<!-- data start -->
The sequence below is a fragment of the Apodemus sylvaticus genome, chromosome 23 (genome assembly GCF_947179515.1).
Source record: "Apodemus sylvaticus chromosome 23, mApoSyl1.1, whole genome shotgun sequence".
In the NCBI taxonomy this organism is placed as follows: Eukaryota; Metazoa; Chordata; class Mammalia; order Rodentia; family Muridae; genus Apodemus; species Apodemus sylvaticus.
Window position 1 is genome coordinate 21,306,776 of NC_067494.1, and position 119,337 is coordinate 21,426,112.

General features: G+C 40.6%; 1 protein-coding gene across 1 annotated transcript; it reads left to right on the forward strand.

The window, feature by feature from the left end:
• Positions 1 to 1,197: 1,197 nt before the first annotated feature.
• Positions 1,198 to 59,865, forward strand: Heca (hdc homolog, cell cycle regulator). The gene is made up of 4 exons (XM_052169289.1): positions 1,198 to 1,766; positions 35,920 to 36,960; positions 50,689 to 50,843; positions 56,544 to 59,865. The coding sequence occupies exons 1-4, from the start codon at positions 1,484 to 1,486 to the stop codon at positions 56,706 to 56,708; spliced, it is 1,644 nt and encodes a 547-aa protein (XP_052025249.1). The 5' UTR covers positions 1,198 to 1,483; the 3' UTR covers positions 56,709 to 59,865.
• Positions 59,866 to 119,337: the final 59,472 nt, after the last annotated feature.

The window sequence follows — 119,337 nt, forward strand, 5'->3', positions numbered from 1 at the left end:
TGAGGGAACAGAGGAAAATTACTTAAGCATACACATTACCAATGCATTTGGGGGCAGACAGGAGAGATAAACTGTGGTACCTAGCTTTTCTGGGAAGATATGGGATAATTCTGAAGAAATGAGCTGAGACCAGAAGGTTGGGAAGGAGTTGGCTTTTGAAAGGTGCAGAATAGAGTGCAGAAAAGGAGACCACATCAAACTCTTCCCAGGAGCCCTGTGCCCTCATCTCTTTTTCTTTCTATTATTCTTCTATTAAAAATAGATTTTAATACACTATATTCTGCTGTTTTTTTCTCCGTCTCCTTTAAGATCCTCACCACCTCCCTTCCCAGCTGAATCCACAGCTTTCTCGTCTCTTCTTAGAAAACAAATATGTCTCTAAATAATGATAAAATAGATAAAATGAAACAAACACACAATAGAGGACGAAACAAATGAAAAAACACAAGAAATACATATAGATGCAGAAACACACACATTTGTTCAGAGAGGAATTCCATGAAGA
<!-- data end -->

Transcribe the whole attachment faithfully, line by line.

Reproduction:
The sequence below is a fragment of the Apodemus sylvaticus genome, chromosome 23 (genome assembly GCF_947179515.1).
Source record: "Apodemus sylvaticus chromosome 23, mApoSyl1.1, whole genome shotgun sequence".
In the NCBI taxonomy this organism is placed as follows: Eukaryota; Metazoa; Chordata; class Mammalia; order Rodentia; family Muridae; genus Apodemus; species Apodemus sylvaticus.
Window position 1 is genome coordinate 21,306,776 of NC_067494.1, and position 119,337 is coordinate 21,426,112.

General features: G+C 40.6%; 1 protein-coding gene across 1 annotated transcript; it reads left to right on the forward strand.

The window, feature by feature from the left end:
• Positions 1 to 1,197: 1,197 nt before the first annotated feature.
• Positions 1,198 to 59,865, forward strand: Heca (hdc homolog, cell cycle regulator). The gene is made up of 4 exons (XM_052169289.1): positions 1,198 to 1,766; positions 35,920 to 36,960; positions 50,689 to 50,843; positions 56,544 to 59,865. The coding sequence occupies exons 1-4, from the start codon at positions 1,484 to 1,486 to the stop codon at positions 56,706 to 56,708; spliced, it is 1,644 nt and encodes a 547-aa protein (XP_052025249.1). The 5' UTR covers positions 1,198 to 1,483; the 3' UTR covers positions 56,709 to 59,865.
• Positions 59,866 to 119,337: the final 59,472 nt, after the last annotated feature.

The window sequence follows — 119,337 nt, forward strand, 5'->3', positions numbered from 1 at the left end:
TGAGGGAACAGAGGAAAATTACTTAAGCATACACATTACCAATGCATTTGGGGGCAGACAGGAGAGATAAACTGTGGTACCTAGCTTTTCTGGGAAGATATGGGATAATTCTGAAGAAATGAGCTGAGACCAGAAGGTTGGGAAGGAGTTGGCTTTTGAAAGGTGCAGAATAGAGTGCAGAAAAGGAGACCACATCAAACTCTTCCCAGGAGCCCTGTGCCCTCATCTCTTTTTCTTTCTATTATTCTTCTATTAAAAATAGATTTTAATACACTATATTCTGCTGTTTTTTTCTCCGTCTCCTTTAAGATCCTCACCACCTCCCTTCCCAGCTGAATCCACAGCTTTCTCGTCTCTTCTTAGAAAACAAATATGTCTCTAAATAATGATAAAATAGATAAAATGAAACAAACACACAATAGAGGACGAAACAAATGAAAAAACACAAGAAATACATATAGATGCAGAAACACACACATTTGTTCAGAGAGGAATTCCATGAAGA